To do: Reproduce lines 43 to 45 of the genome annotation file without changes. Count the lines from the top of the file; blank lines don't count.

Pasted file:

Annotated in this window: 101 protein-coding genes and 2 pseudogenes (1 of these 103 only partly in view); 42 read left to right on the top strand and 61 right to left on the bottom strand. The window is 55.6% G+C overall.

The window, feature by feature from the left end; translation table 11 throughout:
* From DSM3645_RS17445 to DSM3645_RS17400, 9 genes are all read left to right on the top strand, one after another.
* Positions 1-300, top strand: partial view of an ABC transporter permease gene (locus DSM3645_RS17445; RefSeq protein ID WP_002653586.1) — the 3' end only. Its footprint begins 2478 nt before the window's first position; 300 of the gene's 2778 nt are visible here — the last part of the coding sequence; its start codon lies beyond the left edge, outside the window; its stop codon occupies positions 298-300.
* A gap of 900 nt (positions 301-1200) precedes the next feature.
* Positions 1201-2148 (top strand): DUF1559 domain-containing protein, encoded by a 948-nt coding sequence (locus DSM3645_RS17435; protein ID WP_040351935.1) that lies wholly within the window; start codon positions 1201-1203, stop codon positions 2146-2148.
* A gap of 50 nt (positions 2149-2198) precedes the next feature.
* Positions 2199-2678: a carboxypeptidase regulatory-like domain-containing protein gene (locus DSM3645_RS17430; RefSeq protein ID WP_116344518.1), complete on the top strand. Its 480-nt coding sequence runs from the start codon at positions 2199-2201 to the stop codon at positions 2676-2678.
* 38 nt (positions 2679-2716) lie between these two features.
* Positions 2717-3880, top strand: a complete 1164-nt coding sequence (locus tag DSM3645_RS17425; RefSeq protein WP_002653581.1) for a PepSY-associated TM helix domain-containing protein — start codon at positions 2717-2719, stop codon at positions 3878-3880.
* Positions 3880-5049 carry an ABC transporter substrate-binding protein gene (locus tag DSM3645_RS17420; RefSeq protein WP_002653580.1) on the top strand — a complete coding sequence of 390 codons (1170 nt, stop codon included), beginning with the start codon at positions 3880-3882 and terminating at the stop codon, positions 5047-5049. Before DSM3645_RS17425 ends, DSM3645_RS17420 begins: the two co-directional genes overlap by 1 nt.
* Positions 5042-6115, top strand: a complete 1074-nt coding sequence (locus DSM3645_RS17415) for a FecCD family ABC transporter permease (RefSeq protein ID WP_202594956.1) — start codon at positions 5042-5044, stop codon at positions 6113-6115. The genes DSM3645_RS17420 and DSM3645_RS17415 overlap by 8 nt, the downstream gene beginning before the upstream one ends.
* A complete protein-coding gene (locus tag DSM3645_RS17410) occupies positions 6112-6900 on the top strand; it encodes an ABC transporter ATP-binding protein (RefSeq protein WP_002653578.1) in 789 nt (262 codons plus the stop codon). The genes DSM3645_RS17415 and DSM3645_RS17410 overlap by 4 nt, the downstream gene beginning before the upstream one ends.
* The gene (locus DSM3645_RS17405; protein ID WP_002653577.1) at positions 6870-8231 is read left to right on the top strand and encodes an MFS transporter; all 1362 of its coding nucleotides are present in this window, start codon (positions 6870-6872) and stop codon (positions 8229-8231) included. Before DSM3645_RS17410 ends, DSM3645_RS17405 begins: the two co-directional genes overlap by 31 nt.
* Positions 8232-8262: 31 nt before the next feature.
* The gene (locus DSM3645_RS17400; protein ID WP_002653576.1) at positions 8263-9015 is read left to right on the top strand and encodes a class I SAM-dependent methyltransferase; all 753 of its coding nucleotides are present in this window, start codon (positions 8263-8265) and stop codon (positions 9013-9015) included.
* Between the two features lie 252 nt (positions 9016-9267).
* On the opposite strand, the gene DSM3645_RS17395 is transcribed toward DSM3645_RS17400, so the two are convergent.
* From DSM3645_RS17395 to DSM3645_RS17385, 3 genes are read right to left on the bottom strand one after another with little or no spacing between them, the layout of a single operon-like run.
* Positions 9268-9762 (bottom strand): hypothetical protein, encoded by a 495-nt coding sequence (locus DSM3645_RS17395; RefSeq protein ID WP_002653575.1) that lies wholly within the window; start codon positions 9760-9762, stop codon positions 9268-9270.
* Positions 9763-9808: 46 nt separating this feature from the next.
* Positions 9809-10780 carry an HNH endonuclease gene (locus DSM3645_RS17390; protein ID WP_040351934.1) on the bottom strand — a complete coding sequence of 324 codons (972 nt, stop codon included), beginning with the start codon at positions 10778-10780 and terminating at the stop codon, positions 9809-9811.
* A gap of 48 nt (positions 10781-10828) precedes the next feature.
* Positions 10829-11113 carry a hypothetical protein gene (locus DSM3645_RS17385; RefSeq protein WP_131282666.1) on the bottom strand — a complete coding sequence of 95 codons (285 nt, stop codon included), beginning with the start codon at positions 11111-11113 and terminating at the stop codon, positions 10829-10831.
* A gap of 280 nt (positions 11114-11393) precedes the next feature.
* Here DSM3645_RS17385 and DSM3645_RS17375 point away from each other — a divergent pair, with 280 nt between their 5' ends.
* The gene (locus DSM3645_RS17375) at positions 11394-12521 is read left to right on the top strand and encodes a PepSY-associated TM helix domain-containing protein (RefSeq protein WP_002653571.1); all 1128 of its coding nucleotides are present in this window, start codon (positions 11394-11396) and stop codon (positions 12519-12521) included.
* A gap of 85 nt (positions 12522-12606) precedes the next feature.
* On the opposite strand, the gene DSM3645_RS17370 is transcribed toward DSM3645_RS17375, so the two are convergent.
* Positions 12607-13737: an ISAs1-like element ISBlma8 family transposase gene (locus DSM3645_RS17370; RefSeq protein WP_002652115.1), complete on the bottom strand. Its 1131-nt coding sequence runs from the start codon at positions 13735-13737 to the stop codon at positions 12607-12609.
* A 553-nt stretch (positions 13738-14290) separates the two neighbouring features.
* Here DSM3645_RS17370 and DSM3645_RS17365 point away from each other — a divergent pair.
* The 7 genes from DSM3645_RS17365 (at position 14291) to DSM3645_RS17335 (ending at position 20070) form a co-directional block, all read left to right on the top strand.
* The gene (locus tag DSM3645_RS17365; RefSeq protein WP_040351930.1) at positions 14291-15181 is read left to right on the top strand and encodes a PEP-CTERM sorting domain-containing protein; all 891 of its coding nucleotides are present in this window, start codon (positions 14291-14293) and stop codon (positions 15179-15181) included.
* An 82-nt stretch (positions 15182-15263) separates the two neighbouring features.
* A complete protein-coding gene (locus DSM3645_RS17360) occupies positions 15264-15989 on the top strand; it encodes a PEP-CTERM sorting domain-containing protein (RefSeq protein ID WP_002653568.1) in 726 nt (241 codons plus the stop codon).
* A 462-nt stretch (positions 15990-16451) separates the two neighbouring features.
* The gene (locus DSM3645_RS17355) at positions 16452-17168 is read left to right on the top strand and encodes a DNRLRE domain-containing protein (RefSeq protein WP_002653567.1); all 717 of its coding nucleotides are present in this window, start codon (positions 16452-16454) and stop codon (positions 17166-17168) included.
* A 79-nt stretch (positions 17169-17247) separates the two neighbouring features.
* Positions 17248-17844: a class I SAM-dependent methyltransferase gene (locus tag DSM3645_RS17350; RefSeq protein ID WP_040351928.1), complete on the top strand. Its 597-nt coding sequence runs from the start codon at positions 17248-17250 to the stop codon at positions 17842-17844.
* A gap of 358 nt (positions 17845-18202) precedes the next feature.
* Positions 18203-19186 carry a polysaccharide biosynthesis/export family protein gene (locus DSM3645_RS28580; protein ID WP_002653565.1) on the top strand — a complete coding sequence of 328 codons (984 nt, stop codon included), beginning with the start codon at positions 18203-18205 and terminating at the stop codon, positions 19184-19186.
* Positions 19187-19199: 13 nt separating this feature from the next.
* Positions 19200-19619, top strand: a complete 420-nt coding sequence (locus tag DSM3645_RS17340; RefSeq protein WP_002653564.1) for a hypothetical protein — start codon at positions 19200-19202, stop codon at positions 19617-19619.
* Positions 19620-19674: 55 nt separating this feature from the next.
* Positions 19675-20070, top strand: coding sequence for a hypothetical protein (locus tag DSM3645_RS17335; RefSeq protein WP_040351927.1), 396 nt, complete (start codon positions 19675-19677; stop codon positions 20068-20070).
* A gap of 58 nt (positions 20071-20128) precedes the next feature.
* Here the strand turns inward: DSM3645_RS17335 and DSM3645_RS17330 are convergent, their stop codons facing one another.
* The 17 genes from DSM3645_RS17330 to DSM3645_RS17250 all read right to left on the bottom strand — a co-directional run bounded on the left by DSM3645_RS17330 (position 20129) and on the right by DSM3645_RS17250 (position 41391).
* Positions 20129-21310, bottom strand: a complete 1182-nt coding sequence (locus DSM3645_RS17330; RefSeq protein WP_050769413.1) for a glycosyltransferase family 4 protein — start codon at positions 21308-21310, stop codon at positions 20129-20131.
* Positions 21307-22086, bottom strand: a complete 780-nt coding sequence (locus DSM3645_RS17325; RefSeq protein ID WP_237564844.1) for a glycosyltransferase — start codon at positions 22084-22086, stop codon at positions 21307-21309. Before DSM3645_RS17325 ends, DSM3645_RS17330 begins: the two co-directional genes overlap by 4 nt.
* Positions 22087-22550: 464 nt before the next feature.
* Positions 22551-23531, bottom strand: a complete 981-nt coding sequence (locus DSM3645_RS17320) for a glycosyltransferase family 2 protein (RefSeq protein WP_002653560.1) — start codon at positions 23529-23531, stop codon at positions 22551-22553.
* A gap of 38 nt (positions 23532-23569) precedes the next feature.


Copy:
* Positions 19187-19199: 13 nt separating this feature from the next.
* Positions 19200-19619, top strand: a complete 420-nt coding sequence (locus tag DSM3645_RS17340; RefSeq protein WP_002653564.1) for a hypothetical protein — start codon at positions 19200-19202, stop codon at positions 19617-19619.
* Positions 19620-19674: 55 nt separating this feature from the next.